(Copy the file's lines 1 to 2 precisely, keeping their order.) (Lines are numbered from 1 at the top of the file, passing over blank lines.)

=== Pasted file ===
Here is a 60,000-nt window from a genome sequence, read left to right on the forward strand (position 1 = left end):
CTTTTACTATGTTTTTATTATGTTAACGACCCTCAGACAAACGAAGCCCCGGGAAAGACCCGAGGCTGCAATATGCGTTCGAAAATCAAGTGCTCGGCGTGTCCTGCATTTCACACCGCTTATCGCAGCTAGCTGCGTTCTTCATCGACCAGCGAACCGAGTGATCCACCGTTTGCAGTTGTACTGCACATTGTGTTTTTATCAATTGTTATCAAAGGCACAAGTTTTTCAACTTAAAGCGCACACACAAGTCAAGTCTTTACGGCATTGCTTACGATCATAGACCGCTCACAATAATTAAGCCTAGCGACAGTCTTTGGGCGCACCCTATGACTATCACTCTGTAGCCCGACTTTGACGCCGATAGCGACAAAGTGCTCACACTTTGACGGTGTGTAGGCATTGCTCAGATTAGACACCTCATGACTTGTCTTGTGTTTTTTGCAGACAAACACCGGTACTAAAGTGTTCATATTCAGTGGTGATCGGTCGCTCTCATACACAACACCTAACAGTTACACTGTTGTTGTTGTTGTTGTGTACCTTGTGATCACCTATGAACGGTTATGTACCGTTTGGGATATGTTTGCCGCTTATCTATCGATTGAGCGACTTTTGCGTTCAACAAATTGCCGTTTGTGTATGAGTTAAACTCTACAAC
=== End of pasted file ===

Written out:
Here is a 60,000-nt window from a genome sequence, read left to right on the forward strand (position 1 = left end):
CTTTTACTATGTTTTTATTATGTTAACGACCCTCAGACAAACGAAGCCCCGGGAAAGACCCGAGGCTGCAATATGCGTTCGAAAATCAAGTGCTCGGCGTGTCCTGCATTTCACACCGCTTATCGCAGCTAGCTGCGTTCTTCATCGACCAGCGAACCGAGTGATCCACCGTTTGCAGTTGTACTGCACATTGTGTTTTTATCAATTGTTATCAAAGGCACAAGTTTTTCAACTTAAAGCGCACACACAAGTCAAGTCTTTACGGCATTGCTTACGATCATAGACCGCTCACAATAATTAAGCCTAGCGACAGTCTTTGGGCGCACCCTATGACTATCACTCTGTAGCCCGACTTTGACGCCGATAGCGACAAAGTGCTCACACTTTGACGGTGTGTAGGCATTGCTCAGATTAGACACCTCATGACTTGTCTTGTGTTTTTTGCAGACAAACACCGGTACTAAAGTGTTCATATTCAGTGGTGATCGGTCGCTCTCATACACAACACCTAACAGTTACACTGTTGTTGTTGTTGTTGTGTACCTTGTGATCACCTATGAACGGTTATGTACCGTTTGGGATATGTTTGCCGCTTATCTATCGATTGAGCGACTTTTGCGTTCAACAAATTGCCGTTTGTGTATGAGTTAAACTCTACAAC